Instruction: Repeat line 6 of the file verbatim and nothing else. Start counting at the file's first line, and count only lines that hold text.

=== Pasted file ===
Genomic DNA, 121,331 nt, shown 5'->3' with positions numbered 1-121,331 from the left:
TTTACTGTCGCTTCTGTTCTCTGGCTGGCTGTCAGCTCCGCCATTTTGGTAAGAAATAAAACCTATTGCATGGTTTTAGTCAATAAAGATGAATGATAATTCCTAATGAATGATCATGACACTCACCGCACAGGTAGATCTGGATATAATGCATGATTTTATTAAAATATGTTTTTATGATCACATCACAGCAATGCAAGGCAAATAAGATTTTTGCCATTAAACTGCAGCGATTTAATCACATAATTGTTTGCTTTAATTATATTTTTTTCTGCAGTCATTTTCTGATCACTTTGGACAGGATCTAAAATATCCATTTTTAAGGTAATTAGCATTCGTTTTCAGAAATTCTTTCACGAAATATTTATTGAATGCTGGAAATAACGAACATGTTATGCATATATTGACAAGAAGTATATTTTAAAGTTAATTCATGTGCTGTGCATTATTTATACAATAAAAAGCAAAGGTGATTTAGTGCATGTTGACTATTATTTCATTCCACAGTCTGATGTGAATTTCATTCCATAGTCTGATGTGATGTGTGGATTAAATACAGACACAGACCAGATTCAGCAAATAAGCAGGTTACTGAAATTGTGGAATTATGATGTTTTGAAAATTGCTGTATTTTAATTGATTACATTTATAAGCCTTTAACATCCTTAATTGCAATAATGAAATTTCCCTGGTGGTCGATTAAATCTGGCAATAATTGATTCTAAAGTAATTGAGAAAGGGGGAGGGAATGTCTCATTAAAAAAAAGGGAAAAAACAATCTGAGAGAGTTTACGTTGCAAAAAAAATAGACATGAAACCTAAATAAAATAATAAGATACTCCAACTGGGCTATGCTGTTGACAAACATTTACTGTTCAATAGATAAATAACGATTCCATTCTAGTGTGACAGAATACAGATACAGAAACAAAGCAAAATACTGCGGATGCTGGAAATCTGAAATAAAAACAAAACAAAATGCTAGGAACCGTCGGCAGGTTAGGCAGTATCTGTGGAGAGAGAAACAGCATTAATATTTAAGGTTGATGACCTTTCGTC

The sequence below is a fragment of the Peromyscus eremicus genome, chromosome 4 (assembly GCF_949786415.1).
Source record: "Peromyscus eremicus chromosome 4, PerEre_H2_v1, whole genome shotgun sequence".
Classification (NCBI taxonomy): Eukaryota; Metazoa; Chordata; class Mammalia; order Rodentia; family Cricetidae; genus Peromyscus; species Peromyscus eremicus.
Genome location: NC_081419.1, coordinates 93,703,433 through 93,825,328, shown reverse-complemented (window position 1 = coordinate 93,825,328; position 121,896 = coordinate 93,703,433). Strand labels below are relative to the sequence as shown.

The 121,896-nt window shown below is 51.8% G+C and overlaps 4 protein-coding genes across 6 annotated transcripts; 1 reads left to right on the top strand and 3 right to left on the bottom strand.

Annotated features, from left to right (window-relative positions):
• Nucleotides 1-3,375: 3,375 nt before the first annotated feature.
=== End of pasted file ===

Genome location: NC_081419.1, coordinates 93,703,433 through 93,825,328, shown reverse-complemented (window position 1 = coordinate 93,825,328; position 121,896 = coordinate 93,703,433). Strand labels below are relative to the sequence as shown.